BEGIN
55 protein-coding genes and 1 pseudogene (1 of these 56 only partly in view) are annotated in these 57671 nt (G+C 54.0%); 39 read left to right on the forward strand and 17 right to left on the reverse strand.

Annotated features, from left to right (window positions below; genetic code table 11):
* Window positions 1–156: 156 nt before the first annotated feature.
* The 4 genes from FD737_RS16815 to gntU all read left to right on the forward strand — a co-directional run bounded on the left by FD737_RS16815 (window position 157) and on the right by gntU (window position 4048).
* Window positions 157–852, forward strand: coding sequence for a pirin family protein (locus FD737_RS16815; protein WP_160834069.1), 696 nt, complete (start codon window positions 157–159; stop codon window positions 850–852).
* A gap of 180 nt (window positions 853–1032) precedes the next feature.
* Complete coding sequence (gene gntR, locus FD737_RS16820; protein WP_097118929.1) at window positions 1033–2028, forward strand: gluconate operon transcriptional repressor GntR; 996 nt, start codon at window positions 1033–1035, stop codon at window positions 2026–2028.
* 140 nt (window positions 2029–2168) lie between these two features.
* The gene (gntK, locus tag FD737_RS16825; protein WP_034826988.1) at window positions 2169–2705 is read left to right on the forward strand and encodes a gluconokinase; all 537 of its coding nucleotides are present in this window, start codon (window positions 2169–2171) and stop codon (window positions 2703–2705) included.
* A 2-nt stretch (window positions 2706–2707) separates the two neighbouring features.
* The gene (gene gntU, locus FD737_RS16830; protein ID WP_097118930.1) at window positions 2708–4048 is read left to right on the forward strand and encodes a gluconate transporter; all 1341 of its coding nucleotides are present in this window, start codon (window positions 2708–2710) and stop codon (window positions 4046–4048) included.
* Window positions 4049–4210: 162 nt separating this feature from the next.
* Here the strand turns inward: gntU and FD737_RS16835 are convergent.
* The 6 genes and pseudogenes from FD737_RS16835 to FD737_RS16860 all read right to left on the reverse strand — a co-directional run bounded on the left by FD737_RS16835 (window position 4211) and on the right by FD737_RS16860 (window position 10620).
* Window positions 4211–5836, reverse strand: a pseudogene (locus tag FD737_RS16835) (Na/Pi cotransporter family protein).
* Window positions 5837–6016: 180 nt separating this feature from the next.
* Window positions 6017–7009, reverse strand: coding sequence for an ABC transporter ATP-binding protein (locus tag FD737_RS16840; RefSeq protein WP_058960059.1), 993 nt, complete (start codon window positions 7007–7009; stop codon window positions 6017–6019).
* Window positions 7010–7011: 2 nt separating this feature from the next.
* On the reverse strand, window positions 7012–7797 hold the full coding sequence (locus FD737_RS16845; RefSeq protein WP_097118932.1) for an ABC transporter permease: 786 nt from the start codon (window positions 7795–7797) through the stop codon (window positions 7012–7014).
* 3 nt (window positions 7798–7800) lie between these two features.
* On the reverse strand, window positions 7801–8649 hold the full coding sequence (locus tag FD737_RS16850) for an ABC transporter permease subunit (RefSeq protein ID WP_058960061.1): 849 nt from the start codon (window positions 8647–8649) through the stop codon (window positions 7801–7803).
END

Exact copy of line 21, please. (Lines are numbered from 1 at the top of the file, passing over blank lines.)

* On the reverse strand, window positions 7801–8649 hold the full coding sequence (locus tag FD737_RS16850) for an ABC transporter permease subunit (RefSeq protein ID WP_058960061.1): 849 nt from the start codon (window positions 8647–8649) through the stop codon (window positions 7801–7803).